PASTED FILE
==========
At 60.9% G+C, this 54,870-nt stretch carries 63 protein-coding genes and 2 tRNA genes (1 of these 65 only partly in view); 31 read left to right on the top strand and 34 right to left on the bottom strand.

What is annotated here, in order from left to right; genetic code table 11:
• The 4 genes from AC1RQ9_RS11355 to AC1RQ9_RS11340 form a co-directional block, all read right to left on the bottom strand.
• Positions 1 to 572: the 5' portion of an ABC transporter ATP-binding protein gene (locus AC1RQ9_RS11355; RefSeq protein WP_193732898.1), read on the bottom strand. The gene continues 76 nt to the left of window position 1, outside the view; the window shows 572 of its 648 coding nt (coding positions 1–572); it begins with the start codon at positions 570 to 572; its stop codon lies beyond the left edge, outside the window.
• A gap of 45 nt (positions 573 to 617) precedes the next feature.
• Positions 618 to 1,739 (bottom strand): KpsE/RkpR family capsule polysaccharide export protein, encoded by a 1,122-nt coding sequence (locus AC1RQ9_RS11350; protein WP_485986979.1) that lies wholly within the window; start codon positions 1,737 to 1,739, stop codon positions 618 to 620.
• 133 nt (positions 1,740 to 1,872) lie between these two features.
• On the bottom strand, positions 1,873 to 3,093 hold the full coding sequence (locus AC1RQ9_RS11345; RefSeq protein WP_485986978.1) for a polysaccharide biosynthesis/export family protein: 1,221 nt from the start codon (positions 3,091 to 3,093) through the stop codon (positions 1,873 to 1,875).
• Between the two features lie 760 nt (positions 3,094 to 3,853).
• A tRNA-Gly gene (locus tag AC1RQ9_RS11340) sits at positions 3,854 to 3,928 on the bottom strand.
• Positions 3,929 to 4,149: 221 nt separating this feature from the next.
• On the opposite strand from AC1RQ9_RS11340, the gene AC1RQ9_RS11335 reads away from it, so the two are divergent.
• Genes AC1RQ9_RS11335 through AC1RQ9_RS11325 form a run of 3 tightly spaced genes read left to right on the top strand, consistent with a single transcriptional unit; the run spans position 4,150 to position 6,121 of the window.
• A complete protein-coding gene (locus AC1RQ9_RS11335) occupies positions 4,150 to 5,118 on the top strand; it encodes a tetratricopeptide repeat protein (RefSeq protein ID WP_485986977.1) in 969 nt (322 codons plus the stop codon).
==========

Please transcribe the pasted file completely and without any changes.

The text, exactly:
At 60.9% G+C, this 54,870-nt stretch carries 63 protein-coding genes and 2 tRNA genes (1 of these 65 only partly in view); 31 read left to right on the top strand and 34 right to left on the bottom strand.

What is annotated here, in order from left to right; genetic code table 11:
• The 4 genes from AC1RQ9_RS11355 to AC1RQ9_RS11340 form a co-directional block, all read right to left on the bottom strand.
• Positions 1 to 572: the 5' portion of an ABC transporter ATP-binding protein gene (locus AC1RQ9_RS11355; RefSeq protein WP_193732898.1), read on the bottom strand. The gene continues 76 nt to the left of window position 1, outside the view; the window shows 572 of its 648 coding nt (coding positions 1–572); it begins with the start codon at positions 570 to 572; its stop codon lies beyond the left edge, outside the window.
• A gap of 45 nt (positions 573 to 617) precedes the next feature.
• Positions 618 to 1,739 (bottom strand): KpsE/RkpR family capsule polysaccharide export protein, encoded by a 1,122-nt coding sequence (locus AC1RQ9_RS11350; protein WP_485986979.1) that lies wholly within the window; start codon positions 1,737 to 1,739, stop codon positions 618 to 620.
• 133 nt (positions 1,740 to 1,872) lie between these two features.
• On the bottom strand, positions 1,873 to 3,093 hold the full coding sequence (locus AC1RQ9_RS11345; RefSeq protein WP_485986978.1) for a polysaccharide biosynthesis/export family protein: 1,221 nt from the start codon (positions 3,091 to 3,093) through the stop codon (positions 1,873 to 1,875).
• Between the two features lie 760 nt (positions 3,094 to 3,853).
• A tRNA-Gly gene (locus tag AC1RQ9_RS11340) sits at positions 3,854 to 3,928 on the bottom strand.
• Positions 3,929 to 4,149: 221 nt separating this feature from the next.
• On the opposite strand from AC1RQ9_RS11340, the gene AC1RQ9_RS11335 reads away from it, so the two are divergent.
• Genes AC1RQ9_RS11335 through AC1RQ9_RS11325 form a run of 3 tightly spaced genes read left to right on the top strand, consistent with a single transcriptional unit; the run spans position 4,150 to position 6,121 of the window.
• A complete protein-coding gene (locus AC1RQ9_RS11335) occupies positions 4,150 to 5,118 on the top strand; it encodes a tetratricopeptide repeat protein (RefSeq protein ID WP_485986977.1) in 969 nt (322 codons plus the stop codon).